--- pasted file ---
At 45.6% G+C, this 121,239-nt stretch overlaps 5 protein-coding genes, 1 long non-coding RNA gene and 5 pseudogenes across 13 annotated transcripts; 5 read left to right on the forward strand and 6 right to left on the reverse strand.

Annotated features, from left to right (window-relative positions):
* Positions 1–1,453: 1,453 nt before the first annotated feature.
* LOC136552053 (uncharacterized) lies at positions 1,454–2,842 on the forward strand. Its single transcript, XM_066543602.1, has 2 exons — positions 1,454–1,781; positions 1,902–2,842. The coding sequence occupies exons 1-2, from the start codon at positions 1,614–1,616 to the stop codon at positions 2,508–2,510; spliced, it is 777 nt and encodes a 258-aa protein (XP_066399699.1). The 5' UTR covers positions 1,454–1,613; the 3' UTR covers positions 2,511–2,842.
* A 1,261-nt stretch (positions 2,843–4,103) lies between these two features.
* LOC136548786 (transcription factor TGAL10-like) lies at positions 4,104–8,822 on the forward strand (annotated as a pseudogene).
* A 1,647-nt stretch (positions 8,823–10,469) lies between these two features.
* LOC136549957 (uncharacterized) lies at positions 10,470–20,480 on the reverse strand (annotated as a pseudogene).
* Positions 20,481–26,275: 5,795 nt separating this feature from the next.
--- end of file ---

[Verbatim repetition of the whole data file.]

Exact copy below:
At 45.6% G+C, this 121,239-nt stretch overlaps 5 protein-coding genes, 1 long non-coding RNA gene and 5 pseudogenes across 13 annotated transcripts; 5 read left to right on the forward strand and 6 right to left on the reverse strand.

Annotated features, from left to right (window-relative positions):
* Positions 1–1,453: 1,453 nt before the first annotated feature.
* LOC136552053 (uncharacterized) lies at positions 1,454–2,842 on the forward strand. Its single transcript, XM_066543602.1, has 2 exons — positions 1,454–1,781; positions 1,902–2,842. The coding sequence occupies exons 1-2, from the start codon at positions 1,614–1,616 to the stop codon at positions 2,508–2,510; spliced, it is 777 nt and encodes a 258-aa protein (XP_066399699.1). The 5' UTR covers positions 1,454–1,613; the 3' UTR covers positions 2,511–2,842.
* A 1,261-nt stretch (positions 2,843–4,103) lies between these two features.
* LOC136548786 (transcription factor TGAL10-like) lies at positions 4,104–8,822 on the forward strand (annotated as a pseudogene).
* A 1,647-nt stretch (positions 8,823–10,469) lies between these two features.
* LOC136549957 (uncharacterized) lies at positions 10,470–20,480 on the reverse strand (annotated as a pseudogene).
* Positions 20,481–26,275: 5,795 nt separating this feature from the next.